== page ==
Not Just for Cars: 3 Types of Garage Doors for the Home

Aug 12, 2016

Garage Doors

3 minute read

By Killy Scheer, Houzz

We generally think about garage doors from the outside, but many homeowners have bought a little more space by turning garages into rooms, and a host of creative designers and architects have either transformed existing garages or introduced the garage door aesthetic to traditional rooms. If you’re thinking of taking the plunge and investing in a garage door for a nontraditional use, invest in an insulated door. In addition to keeping the cold out, insulated doors can help mitigate noise.

6 Incredible Garage Conversions


  • Light
  • Space-saving without swings
  • Increased value (if you’re converting a garage, updating the door tastefully can boost your home’s value by enhancing curb appeal, for starters. But if you’re insulating the garage, you can bet that you’re adding equity!)


  • Added expense for nontraditional opening
  • Added expense to ensure insulation
  • Opportunity for bugs, dust, leaves, etc., to fly in
Modern Exterior modern-exterior

Single panel up-and-over doors. As the name implies, up-and-over garage doors tilt outward, then lift up. When open, these doors align with the ceiling. While the swing-out feature requires extra space outside for clearance, the panel may provide a little awning above, as in this photo, which is a nice feature for those days when you want sun, but could use a little mitigation.

Browse Awnings & Shade Sails

Modern Living Room contemporary-living-room

Double-height spaces benefit tremendously from garage doors; traditional windows are often too low to help with cross breeze in high spaces, and clerestory windows don’t always open, making open-plan upstairs areas a little stuffy. The large scale of the garage doors, combined with the height they reach, makes them a great solution to keep air flowing through an entire house.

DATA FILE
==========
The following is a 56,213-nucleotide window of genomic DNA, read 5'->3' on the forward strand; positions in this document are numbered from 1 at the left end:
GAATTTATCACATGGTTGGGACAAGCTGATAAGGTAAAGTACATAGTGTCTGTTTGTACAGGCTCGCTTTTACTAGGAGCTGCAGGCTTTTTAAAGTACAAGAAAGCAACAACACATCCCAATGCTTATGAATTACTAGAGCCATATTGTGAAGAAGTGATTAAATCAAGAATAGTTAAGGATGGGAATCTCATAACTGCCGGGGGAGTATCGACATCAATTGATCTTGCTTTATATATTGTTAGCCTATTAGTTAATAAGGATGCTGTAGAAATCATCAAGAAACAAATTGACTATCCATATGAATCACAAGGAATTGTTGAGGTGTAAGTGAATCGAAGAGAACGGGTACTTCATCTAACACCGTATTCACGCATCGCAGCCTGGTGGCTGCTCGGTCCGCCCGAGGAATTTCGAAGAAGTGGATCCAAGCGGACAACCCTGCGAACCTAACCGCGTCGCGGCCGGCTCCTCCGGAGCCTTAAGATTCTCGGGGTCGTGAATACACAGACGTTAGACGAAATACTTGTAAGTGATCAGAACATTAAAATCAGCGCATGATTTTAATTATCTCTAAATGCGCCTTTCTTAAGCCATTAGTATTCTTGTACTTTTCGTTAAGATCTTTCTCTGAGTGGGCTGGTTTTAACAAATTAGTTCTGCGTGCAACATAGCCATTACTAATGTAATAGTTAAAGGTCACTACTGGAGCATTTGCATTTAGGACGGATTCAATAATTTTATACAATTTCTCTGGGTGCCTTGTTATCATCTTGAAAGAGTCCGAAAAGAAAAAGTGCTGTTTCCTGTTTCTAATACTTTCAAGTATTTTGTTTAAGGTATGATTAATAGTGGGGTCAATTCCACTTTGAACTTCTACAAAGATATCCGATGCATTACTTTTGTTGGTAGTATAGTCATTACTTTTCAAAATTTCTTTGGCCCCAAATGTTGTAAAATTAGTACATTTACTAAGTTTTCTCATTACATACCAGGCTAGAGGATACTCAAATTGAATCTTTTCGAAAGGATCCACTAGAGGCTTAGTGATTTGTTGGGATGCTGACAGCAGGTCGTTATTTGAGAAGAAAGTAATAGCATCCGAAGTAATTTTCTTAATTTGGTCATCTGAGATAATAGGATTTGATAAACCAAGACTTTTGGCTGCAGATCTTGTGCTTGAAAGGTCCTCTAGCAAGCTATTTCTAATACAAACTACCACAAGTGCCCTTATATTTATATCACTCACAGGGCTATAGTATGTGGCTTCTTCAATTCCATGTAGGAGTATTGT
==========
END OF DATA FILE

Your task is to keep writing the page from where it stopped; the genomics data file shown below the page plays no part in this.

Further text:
Sectional doors. The most common type of garage door is the sectional, which is constructed of panels that slide up and overhead. Sectional doors have two distinct advantages over more monolithic single-panel doors: they don’t require any space outside the garage to open and each panel has its own connection to the door track, increasing sturdiness.

Contemporary Living Room contemporary-living-room

Dueling sectional garage doors open this space up tremendously and would foster an impressive cross breeze.

Modern Living Room industrial-living-room

Glass doors. Glass garage doors have become much more common in residential applications. Typically, the doors are constructed in a paneled design with a grid pattern separating the panes of glass. The grids can be fabricated from wood or metal, similar to window frames. The glass on these doors is designed to be strong and tamper-resistant, with several opacity options from which to choose, including clear, frosted and tinted colors. There are also solar treatments that encourage thermal heat gain.

Glass is the preferred material for those converting garages into rooms or studios, and certainly for those installing garage doors in unconventional spaces because of their clean, modern aesthetic and the fact that they act as an enormous window when closed, bringing in all kinds of natural light.

Find Amarr in Houzz’s Directory of Garage Door Manufacturers

Traditional Garage And Shed traditional-shed

While garage doors are great for looking out from within, don’t forget the view from outside looking in! How cozy does this wine country dining room and kitchen look?

Studio and Office contemporary-home-office

This Yountville, Calif., architecture home office is sure to inspire almost anyone.

How would you use a garage door in your home? Let us know in the comments below!